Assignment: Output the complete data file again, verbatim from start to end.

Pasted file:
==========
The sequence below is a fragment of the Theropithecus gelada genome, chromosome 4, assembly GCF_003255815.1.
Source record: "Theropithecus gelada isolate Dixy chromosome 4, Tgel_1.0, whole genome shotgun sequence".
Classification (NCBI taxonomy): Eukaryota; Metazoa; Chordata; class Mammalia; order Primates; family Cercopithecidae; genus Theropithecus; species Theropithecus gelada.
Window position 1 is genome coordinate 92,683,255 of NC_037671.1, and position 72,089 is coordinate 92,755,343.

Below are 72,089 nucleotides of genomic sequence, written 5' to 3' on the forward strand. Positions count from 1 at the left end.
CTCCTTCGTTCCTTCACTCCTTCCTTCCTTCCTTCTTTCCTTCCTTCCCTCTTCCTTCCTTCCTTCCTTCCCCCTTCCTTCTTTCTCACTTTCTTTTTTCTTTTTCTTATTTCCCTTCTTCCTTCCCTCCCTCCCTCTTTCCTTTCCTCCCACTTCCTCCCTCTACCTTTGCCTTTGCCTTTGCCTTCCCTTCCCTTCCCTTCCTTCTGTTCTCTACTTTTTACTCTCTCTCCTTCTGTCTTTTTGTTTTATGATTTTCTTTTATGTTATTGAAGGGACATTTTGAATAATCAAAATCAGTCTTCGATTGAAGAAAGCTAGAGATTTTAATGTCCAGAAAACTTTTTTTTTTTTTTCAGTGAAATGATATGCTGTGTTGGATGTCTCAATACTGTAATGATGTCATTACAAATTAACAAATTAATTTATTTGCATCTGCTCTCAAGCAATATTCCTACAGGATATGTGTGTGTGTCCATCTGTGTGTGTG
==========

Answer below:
The sequence below is a fragment of the Theropithecus gelada genome, chromosome 4, assembly GCF_003255815.1.
Source record: "Theropithecus gelada isolate Dixy chromosome 4, Tgel_1.0, whole genome shotgun sequence".
Classification (NCBI taxonomy): Eukaryota; Metazoa; Chordata; class Mammalia; order Primates; family Cercopithecidae; genus Theropithecus; species Theropithecus gelada.
Window position 1 is genome coordinate 92,683,255 of NC_037671.1, and position 72,089 is coordinate 92,755,343.

Below are 72,089 nucleotides of genomic sequence, written 5' to 3' on the forward strand. Positions count from 1 at the left end.
CTCCTTCGTTCCTTCACTCCTTCCTTCCTTCCTTCTTTCCTTCCTTCCCTCTTCCTTCCTTCCTTCCTTCCCCCTTCCTTCTTTCTCACTTTCTTTTTTCTTTTTCTTATTTCCCTTCTTCCTTCCCTCCCTCCCTCTTTCCTTTCCTCCCACTTCCTCCCTCTACCTTTGCCTTTGCCTTTGCCTTCCCTTCCCTTCCCTTCCTTCTGTTCTCTACTTTTTACTCTCTCTCCTTCTGTCTTTTTGTTTTATGATTTTCTTTTATGTTATTGAAGGGACATTTTGAATAATCAAAATCAGTCTTCGATTGAAGAAAGCTAGAGATTTTAATGTCCAGAAAACTTTTTTTTTTTTTTCAGTGAAATGATATGCTGTGTTGGATGTCTCAATACTGTAATGATGTCATTACAAATTAACAAATTAATTTATTTGCATCTGCTCTCAAGCAATATTCCTACAGGATATGTGTGTGTGTCCATCTGTGTGTGTG